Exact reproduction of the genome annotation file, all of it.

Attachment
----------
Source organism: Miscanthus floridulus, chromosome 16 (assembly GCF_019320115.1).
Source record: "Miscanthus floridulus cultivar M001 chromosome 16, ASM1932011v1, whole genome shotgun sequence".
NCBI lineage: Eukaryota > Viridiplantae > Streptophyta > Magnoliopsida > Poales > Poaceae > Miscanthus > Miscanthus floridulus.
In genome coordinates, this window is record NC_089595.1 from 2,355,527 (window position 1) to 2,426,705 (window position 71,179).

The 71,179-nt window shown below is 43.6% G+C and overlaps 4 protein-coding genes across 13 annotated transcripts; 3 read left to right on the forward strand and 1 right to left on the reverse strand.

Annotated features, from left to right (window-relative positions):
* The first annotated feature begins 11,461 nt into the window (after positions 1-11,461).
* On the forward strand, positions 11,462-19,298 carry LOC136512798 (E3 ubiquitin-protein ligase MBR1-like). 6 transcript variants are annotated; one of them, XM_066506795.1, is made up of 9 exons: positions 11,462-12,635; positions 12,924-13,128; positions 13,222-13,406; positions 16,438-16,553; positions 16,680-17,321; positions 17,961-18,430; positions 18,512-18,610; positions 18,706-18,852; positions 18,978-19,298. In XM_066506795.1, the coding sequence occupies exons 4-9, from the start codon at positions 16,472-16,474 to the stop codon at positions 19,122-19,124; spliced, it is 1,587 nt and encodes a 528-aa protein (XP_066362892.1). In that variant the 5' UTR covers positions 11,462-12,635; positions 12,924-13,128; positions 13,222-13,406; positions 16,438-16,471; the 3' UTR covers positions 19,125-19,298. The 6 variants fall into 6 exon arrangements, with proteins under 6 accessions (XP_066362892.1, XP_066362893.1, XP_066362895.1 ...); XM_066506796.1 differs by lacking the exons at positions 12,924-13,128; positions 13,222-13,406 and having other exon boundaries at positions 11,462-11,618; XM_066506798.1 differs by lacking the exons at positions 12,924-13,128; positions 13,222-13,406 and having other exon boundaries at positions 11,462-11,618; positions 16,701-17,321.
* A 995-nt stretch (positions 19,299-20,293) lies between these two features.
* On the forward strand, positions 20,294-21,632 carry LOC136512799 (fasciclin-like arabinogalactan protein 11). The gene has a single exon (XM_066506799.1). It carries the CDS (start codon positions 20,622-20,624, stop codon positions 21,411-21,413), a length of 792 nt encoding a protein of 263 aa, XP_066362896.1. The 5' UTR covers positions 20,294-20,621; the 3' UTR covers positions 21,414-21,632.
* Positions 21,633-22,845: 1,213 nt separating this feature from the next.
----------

Source organism: Miscanthus floridulus, chromosome 16 (assembly GCF_019320115.1).
Source record: "Miscanthus floridulus cultivar M001 chromosome 16, ASM1932011v1, whole genome shotgun sequence".
NCBI lineage: Eukaryota > Viridiplantae > Streptophyta > Magnoliopsida > Poales > Poaceae > Miscanthus > Miscanthus floridulus.
In genome coordinates, this window is record NC_089595.1 from 2,355,527 (window position 1) to 2,426,705 (window position 71,179).

The 71,179-nt window shown below is 43.6% G+C and overlaps 4 protein-coding genes across 13 annotated transcripts; 3 read left to right on the forward strand and 1 right to left on the reverse strand.

Annotated features, from left to right (window-relative positions):
* The first annotated feature begins 11,461 nt into the window (after positions 1-11,461).
* On the forward strand, positions 11,462-19,298 carry LOC136512798 (E3 ubiquitin-protein ligase MBR1-like). 6 transcript variants are annotated; one of them, XM_066506795.1, is made up of 9 exons: positions 11,462-12,635; positions 12,924-13,128; positions 13,222-13,406; positions 16,438-16,553; positions 16,680-17,321; positions 17,961-18,430; positions 18,512-18,610; positions 18,706-18,852; positions 18,978-19,298. In XM_066506795.1, the coding sequence occupies exons 4-9, from the start codon at positions 16,472-16,474 to the stop codon at positions 19,122-19,124; spliced, it is 1,587 nt and encodes a 528-aa protein (XP_066362892.1). In that variant the 5' UTR covers positions 11,462-12,635; positions 12,924-13,128; positions 13,222-13,406; positions 16,438-16,471; the 3' UTR covers positions 19,125-19,298. The 6 variants fall into 6 exon arrangements, with proteins under 6 accessions (XP_066362892.1, XP_066362893.1, XP_066362895.1 ...); XM_066506796.1 differs by lacking the exons at positions 12,924-13,128; positions 13,222-13,406 and having other exon boundaries at positions 11,462-11,618; XM_066506798.1 differs by lacking the exons at positions 12,924-13,128; positions 13,222-13,406 and having other exon boundaries at positions 11,462-11,618; positions 16,701-17,321.
* A 995-nt stretch (positions 19,299-20,293) lies between these two features.
* On the forward strand, positions 20,294-21,632 carry LOC136512799 (fasciclin-like arabinogalactan protein 11). The gene has a single exon (XM_066506799.1). It carries the CDS (start codon positions 20,622-20,624, stop codon positions 21,411-21,413), a length of 792 nt encoding a protein of 263 aa, XP_066362896.1. The 5' UTR covers positions 20,294-20,621; the 3' UTR covers positions 21,414-21,632.
* Positions 21,633-22,845: 1,213 nt separating this feature from the next.